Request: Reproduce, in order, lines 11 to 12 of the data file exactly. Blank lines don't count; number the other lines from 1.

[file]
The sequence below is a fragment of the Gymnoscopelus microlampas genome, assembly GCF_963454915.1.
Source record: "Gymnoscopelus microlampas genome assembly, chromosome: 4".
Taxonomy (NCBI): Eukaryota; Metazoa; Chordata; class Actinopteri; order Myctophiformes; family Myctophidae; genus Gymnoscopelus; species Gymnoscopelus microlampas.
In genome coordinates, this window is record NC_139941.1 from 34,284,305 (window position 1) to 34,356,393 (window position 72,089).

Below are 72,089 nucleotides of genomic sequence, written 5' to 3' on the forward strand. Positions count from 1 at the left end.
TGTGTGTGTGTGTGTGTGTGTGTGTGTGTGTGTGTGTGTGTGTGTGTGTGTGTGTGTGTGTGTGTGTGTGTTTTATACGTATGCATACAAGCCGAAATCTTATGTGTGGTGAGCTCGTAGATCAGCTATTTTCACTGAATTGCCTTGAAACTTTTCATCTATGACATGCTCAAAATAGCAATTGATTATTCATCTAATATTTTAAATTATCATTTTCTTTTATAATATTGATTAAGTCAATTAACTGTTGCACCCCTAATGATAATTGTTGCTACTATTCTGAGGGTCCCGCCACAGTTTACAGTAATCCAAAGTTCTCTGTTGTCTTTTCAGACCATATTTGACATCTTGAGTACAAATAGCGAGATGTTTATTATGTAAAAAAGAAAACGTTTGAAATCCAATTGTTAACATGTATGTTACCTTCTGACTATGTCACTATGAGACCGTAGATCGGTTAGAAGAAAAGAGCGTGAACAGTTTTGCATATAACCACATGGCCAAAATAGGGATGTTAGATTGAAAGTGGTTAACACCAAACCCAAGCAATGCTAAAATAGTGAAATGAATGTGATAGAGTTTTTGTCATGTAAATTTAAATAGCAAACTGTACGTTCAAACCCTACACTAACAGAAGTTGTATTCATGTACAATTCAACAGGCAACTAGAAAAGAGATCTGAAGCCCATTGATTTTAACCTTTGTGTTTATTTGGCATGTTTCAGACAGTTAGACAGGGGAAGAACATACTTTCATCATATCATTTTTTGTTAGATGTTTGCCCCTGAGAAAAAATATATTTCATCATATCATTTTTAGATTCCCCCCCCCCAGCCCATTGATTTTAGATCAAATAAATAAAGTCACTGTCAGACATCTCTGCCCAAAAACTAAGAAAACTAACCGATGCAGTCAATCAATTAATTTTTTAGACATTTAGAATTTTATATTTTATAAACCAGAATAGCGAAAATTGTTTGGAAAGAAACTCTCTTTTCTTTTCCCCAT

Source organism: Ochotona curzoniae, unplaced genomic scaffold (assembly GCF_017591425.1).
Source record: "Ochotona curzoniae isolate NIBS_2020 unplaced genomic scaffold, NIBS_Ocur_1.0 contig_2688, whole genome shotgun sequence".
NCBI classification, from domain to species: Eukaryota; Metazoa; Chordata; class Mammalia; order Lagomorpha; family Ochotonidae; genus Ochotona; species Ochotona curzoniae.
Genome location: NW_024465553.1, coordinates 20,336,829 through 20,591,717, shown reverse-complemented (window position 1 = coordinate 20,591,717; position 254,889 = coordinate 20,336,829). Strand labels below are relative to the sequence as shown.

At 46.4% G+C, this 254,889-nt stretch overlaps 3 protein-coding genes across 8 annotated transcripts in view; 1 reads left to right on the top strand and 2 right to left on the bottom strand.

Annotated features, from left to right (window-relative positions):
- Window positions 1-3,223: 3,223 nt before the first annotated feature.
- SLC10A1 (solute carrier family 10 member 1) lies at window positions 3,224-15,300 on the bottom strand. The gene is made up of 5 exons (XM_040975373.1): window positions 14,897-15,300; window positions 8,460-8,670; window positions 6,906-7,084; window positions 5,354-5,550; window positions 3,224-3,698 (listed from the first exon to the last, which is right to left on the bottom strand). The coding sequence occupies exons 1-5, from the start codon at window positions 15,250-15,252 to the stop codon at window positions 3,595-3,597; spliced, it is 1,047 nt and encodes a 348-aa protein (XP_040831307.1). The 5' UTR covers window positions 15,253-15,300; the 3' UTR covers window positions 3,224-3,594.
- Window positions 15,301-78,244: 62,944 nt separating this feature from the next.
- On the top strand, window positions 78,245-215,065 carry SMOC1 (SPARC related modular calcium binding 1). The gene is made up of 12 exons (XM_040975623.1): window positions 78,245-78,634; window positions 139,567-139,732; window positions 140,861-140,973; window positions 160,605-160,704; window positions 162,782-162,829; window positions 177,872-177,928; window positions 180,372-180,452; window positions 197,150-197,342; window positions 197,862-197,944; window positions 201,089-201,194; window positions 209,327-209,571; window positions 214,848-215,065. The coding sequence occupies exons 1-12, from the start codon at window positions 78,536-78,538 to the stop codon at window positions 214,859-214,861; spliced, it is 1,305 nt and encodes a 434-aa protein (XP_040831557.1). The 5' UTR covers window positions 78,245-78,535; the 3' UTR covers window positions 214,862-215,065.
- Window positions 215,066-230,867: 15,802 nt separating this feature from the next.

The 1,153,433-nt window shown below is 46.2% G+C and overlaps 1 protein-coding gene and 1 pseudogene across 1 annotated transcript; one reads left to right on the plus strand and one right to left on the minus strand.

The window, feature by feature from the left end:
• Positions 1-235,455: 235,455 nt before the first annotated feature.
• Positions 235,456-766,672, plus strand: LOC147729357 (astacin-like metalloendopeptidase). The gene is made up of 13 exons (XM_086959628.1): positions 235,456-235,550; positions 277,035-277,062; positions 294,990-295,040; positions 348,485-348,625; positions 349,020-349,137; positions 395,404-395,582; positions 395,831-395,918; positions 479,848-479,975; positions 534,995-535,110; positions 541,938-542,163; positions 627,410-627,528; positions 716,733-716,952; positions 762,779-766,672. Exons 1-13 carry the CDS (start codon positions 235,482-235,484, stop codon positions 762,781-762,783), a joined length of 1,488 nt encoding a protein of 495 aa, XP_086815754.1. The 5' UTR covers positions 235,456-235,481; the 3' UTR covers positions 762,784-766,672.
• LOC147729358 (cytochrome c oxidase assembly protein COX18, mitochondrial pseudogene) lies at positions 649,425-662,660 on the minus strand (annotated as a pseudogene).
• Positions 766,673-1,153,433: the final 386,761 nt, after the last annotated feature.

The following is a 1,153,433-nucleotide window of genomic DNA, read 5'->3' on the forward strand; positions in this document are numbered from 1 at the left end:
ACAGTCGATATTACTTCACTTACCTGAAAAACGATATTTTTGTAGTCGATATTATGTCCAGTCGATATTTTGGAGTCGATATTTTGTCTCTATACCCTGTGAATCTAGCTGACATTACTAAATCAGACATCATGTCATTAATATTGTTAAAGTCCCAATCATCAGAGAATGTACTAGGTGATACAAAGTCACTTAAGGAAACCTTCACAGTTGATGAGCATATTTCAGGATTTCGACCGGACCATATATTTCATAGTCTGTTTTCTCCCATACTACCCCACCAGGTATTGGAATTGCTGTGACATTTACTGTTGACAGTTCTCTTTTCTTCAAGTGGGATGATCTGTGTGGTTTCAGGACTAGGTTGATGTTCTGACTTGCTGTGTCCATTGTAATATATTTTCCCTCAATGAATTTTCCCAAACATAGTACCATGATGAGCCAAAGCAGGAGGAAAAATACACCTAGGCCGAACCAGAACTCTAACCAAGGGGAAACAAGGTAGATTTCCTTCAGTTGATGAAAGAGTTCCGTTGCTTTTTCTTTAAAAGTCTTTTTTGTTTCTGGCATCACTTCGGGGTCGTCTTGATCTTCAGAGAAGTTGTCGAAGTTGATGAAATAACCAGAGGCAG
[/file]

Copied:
At 46.4% G+C, this 254,889-nt stretch overlaps 3 protein-coding genes across 8 annotated transcripts in view; 1 reads left to right on the top strand and 2 right to left on the bottom strand.

Annotated features, from left to right (window-relative positions):